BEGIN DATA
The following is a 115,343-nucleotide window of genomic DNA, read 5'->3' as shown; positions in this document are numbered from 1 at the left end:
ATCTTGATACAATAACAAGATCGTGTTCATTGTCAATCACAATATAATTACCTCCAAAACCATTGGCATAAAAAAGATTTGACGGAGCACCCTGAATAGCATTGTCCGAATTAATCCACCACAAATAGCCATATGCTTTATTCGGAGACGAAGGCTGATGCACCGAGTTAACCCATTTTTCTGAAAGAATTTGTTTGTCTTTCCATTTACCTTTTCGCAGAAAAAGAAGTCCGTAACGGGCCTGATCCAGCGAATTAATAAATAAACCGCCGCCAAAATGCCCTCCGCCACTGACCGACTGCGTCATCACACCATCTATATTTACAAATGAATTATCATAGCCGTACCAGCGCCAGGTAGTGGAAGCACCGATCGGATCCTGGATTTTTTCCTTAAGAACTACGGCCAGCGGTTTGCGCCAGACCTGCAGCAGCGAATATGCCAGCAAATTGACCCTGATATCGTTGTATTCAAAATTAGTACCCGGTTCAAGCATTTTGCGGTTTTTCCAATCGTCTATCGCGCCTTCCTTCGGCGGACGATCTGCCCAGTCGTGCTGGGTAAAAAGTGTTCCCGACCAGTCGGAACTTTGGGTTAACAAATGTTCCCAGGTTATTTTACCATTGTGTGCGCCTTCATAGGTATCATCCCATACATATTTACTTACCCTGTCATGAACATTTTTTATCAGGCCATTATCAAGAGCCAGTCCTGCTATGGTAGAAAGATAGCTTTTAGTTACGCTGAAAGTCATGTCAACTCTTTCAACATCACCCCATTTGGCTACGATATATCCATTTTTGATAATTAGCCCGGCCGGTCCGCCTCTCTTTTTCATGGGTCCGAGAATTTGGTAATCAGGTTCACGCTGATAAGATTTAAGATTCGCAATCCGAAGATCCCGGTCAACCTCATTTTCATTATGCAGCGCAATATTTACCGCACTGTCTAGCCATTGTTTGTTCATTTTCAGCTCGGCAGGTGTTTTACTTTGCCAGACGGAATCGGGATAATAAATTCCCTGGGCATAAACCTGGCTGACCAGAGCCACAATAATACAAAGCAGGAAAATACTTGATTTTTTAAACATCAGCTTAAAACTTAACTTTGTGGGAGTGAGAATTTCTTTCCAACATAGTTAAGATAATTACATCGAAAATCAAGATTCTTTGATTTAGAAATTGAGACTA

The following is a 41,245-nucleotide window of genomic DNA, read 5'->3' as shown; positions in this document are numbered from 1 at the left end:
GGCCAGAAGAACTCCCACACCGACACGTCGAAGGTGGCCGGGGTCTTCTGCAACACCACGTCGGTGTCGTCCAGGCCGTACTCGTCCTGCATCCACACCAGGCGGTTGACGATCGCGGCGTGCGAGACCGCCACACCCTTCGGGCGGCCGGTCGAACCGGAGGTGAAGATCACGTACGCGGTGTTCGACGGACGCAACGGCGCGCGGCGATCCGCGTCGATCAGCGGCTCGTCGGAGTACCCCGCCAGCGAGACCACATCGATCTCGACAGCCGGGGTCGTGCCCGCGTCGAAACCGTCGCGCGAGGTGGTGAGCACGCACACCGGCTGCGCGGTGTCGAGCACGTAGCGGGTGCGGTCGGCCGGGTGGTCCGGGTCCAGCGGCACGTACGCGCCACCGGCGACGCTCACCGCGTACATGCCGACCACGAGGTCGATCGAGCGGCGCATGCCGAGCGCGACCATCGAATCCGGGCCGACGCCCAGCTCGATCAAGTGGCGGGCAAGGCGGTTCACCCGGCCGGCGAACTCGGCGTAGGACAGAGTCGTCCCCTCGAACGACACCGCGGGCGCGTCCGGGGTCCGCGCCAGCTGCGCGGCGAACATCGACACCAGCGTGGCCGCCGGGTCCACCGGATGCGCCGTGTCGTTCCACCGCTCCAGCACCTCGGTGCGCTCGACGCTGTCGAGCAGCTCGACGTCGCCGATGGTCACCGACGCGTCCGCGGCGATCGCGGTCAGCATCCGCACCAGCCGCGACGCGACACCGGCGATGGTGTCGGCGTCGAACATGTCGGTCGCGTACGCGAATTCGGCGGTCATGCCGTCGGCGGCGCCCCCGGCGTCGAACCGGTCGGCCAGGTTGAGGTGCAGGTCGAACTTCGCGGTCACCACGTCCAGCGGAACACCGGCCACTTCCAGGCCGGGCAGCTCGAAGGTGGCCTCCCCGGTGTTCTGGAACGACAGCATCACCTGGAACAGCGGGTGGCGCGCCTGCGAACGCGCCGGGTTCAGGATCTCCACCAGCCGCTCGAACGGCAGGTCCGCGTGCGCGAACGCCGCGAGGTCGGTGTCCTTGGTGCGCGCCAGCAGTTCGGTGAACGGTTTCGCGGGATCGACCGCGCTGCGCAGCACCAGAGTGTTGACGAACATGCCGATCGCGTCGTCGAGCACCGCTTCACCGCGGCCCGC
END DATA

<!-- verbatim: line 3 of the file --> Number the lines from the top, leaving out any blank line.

The following is a 41,245-nucleotide window of genomic DNA, read 5'->3' as shown; positions in this document are numbered from 1 at the left end: